The ‘Study of Polish Business’, commissioned by Kraków based accountancy firm inFakt, found that to ensure their post-pandemic 80 percent of small and micro-enterprises retained their current levels of pay, whilst just over one fifth of small firms decided to give pay-rises to their employees and 18 percent to increase their workforce.
Close to 50 percent of all Belarusian IT specialists fleeing their homeland have chosen Poland as their new home, according to Belarusian media.
Sixty-six percent of Poles are pessimistic about the changes in their country, the Kantar pollster revealed in a survey on Friday.
Prime Minister Mateusz Morawiecki told the Sejm (lower house of parliament) on Friday that the government is preparing a PLN 50-milllion (EUR 11.3-million) aid package for Belarusians including facilitated entry and access to work in Poland.
As companies decide how and when employees should return to the office after working from home during the COVID-19 pandemic, office space company Vank says the answer could be in ‘soundproof pods’.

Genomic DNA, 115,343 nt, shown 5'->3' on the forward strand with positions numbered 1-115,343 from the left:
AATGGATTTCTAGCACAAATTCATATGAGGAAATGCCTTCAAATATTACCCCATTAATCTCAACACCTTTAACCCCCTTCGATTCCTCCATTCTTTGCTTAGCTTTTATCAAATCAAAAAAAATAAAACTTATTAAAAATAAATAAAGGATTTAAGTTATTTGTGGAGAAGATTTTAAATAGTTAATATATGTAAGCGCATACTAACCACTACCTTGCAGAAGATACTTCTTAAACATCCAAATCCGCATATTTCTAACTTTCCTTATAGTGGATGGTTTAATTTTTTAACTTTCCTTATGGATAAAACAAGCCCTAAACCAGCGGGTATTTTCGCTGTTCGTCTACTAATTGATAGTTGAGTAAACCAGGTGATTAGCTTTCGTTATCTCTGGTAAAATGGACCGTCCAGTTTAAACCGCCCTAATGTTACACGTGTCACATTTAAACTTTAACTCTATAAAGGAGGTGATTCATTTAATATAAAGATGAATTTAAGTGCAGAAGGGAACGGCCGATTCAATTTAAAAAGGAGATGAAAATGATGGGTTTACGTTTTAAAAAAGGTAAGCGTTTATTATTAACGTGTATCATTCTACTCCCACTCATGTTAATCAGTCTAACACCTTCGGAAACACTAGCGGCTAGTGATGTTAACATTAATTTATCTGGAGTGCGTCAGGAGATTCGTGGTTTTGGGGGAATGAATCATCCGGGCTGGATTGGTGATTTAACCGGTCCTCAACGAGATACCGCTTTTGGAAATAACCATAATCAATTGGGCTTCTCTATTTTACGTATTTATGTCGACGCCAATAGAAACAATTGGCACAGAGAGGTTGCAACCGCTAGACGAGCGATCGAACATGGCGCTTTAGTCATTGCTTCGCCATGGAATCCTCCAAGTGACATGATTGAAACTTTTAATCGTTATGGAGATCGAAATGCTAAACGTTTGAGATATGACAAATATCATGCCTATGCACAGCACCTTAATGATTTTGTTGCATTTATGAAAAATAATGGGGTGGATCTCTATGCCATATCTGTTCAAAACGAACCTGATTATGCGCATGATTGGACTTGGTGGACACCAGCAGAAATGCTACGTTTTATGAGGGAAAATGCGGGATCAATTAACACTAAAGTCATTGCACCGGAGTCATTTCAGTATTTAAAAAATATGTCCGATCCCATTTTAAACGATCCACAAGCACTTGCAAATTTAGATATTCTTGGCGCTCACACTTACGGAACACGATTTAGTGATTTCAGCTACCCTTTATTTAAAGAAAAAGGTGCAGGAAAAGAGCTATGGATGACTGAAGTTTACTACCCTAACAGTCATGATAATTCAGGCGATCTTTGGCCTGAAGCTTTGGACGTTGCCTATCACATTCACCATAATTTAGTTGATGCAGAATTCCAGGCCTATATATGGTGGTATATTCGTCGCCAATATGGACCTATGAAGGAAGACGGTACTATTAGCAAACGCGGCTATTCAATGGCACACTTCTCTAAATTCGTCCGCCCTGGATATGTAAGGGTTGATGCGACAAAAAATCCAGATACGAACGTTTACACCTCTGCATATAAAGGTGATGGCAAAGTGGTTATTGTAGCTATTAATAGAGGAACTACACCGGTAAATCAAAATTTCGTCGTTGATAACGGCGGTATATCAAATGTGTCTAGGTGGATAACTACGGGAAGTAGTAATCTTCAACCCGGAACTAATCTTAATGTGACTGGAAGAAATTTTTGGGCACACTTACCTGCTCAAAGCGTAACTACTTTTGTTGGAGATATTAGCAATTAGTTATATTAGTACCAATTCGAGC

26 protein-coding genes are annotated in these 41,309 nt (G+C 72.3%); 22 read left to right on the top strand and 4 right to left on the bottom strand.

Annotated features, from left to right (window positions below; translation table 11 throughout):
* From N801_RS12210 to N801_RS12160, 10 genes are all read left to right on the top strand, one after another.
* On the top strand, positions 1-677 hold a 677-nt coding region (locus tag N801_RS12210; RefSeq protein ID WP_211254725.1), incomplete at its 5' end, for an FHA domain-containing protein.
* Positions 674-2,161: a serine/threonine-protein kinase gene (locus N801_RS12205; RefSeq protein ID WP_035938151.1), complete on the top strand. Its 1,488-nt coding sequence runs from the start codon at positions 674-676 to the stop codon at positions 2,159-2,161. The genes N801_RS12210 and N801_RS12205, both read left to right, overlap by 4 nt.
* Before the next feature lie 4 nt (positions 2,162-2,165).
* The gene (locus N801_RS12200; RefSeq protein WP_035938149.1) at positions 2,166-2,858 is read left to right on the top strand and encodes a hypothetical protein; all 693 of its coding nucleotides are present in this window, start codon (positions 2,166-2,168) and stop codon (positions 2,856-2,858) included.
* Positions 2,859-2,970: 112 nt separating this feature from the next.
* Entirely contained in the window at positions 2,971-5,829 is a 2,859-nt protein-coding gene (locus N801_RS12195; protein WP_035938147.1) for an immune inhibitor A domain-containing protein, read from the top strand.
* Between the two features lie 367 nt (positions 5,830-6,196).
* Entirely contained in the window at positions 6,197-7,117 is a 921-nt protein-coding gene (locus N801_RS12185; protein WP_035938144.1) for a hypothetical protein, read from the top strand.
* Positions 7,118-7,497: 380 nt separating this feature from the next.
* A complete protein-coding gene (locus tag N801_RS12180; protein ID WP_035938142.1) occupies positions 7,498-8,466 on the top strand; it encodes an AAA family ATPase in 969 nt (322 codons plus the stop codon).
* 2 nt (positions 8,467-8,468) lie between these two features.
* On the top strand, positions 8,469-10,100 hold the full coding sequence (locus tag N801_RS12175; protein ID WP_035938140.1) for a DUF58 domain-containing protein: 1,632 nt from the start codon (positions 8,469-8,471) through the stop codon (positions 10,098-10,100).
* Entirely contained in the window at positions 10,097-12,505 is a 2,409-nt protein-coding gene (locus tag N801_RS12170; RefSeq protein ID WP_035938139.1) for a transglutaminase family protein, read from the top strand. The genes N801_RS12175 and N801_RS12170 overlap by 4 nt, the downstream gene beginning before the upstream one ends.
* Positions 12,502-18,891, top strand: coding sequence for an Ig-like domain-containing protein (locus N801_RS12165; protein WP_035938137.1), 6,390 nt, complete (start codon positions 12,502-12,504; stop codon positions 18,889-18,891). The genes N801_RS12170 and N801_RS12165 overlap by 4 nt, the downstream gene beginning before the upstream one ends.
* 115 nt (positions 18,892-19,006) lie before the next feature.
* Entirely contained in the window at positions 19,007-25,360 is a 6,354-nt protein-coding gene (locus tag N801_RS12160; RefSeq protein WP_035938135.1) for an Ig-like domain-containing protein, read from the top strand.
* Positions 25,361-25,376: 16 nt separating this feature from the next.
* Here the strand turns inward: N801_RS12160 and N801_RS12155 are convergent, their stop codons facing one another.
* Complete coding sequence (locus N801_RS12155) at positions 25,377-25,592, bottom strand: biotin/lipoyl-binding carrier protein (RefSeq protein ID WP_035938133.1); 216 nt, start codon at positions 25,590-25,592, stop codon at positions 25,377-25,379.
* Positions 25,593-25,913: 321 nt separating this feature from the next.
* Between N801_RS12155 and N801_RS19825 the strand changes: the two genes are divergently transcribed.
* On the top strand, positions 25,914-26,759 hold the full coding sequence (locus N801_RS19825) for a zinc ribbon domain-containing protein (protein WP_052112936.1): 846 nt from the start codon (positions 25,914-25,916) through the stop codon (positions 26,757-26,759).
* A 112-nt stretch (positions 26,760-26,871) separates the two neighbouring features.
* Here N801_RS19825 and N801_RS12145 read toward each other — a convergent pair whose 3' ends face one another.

The number of people working in Poland at the end of 2019 grew by 1.5 percent year on year to 13.02 million, the Central Statistical Office (GUS) announced on Friday.
At the end of the first quarter of 2020, 11 percent of Polish workers were working remotely due to the coronavirus epidemic, the Central Statistical Office (GUS) reported on Wednesday.
In an interview with the daily Dziennik Gazeta Prawna, deputy Health Minister Józefa Szczurek-Żelazko presented new regulations helping non-EU physicians start working in Poland. She said such rules were in force in many EU countries.
New ventilation, one-way systems and eradicating bottlenecks are just some of the steps being taken.
Recruitment agency Gremi Personal, which has 13 offices around Poland says it is responding to high demand: 67% of Ukrainians who left Poland due to the epidemiological situation want to return, according to a telephone survey conducted by the company.